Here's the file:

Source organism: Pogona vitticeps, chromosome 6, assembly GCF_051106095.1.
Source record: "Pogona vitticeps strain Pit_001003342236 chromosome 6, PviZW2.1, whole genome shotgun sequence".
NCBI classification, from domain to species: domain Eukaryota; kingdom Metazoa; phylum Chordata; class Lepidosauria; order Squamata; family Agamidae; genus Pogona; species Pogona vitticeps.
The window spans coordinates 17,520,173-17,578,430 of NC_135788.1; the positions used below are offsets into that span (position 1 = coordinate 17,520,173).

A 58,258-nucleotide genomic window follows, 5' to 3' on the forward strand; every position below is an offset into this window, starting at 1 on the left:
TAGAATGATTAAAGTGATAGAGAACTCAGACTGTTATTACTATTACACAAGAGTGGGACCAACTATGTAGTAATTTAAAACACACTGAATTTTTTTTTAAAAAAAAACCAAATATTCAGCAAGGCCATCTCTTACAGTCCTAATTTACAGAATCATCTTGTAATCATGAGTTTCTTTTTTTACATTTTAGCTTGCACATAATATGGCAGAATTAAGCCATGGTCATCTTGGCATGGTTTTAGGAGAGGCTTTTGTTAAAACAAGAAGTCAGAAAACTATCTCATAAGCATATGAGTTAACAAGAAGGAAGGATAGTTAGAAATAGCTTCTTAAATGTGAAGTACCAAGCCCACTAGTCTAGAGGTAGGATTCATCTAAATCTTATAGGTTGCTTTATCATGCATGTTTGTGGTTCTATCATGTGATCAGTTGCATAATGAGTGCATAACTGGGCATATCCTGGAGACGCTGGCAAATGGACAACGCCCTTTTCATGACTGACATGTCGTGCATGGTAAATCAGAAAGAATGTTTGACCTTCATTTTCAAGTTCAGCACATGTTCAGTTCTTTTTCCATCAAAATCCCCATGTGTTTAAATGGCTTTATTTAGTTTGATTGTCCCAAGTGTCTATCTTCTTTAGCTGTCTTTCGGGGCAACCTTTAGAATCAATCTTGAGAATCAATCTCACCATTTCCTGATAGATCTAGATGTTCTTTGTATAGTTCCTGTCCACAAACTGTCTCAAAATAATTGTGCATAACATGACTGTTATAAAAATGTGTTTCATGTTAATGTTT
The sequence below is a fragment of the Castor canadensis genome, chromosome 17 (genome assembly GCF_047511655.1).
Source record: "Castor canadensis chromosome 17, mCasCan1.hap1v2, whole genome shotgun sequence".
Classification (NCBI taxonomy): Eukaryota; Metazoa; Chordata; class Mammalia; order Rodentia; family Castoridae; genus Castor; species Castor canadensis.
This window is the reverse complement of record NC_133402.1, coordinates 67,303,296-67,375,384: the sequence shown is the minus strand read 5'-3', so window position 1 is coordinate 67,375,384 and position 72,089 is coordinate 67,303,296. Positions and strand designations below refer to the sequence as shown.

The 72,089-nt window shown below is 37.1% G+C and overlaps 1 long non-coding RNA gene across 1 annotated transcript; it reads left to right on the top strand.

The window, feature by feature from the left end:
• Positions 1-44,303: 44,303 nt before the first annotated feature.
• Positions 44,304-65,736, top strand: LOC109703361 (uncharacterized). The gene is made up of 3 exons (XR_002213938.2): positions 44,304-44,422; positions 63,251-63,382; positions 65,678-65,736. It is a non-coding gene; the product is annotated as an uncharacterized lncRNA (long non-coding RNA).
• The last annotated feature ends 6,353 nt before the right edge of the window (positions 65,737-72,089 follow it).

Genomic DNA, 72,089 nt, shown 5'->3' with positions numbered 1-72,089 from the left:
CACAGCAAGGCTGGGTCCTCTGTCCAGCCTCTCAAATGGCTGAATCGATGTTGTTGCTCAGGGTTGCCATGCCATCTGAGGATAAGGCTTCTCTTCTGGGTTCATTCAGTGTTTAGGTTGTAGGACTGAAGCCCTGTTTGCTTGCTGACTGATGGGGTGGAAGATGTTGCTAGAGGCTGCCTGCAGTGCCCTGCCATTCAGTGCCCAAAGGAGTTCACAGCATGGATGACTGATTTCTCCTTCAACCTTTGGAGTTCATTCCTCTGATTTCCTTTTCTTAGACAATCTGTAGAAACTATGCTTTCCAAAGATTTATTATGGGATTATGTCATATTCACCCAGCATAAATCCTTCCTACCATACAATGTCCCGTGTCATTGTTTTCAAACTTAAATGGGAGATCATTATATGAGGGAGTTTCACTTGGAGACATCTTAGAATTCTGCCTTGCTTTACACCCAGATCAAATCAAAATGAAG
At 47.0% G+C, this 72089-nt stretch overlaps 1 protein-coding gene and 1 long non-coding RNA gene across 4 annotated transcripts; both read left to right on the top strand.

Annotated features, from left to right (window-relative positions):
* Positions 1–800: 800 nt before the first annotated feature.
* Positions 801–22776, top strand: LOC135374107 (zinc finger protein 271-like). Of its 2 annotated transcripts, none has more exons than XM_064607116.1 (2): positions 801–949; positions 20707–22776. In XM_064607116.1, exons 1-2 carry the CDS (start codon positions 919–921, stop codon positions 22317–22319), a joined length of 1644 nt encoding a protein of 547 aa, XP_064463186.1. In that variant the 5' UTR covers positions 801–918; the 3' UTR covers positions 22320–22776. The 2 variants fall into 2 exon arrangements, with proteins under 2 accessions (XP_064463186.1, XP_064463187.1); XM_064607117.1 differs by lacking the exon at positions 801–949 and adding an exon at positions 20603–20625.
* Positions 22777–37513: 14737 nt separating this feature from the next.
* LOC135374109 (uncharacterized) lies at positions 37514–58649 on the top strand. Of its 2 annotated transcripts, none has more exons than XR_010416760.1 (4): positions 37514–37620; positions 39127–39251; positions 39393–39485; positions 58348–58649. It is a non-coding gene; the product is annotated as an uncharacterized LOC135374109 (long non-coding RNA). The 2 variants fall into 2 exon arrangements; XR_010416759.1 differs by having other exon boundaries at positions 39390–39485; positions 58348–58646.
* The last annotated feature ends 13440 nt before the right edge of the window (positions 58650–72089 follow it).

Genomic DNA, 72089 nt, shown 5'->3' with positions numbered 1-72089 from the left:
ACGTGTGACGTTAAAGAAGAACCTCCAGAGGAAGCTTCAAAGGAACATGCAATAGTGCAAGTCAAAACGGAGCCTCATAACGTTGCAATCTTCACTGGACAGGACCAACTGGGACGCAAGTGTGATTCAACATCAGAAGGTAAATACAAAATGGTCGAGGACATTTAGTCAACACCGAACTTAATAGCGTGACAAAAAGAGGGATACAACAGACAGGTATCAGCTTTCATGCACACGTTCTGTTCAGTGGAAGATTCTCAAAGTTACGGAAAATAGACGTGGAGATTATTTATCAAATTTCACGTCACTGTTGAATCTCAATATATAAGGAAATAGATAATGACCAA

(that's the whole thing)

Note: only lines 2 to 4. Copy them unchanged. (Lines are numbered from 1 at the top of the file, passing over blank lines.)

Source record: "Pogona vitticeps strain Pit_001003342236 chromosome 6, PviZW2.1, whole genome shotgun sequence".
NCBI classification, from domain to species: domain Eukaryota; kingdom Metazoa; phylum Chordata; class Lepidosauria; order Squamata; family Agamidae; genus Pogona; species Pogona vitticeps.
The window spans coordinates 17,520,173-17,578,430 of NC_135788.1; the positions used below are offsets into that span (position 1 = coordinate 17,520,173).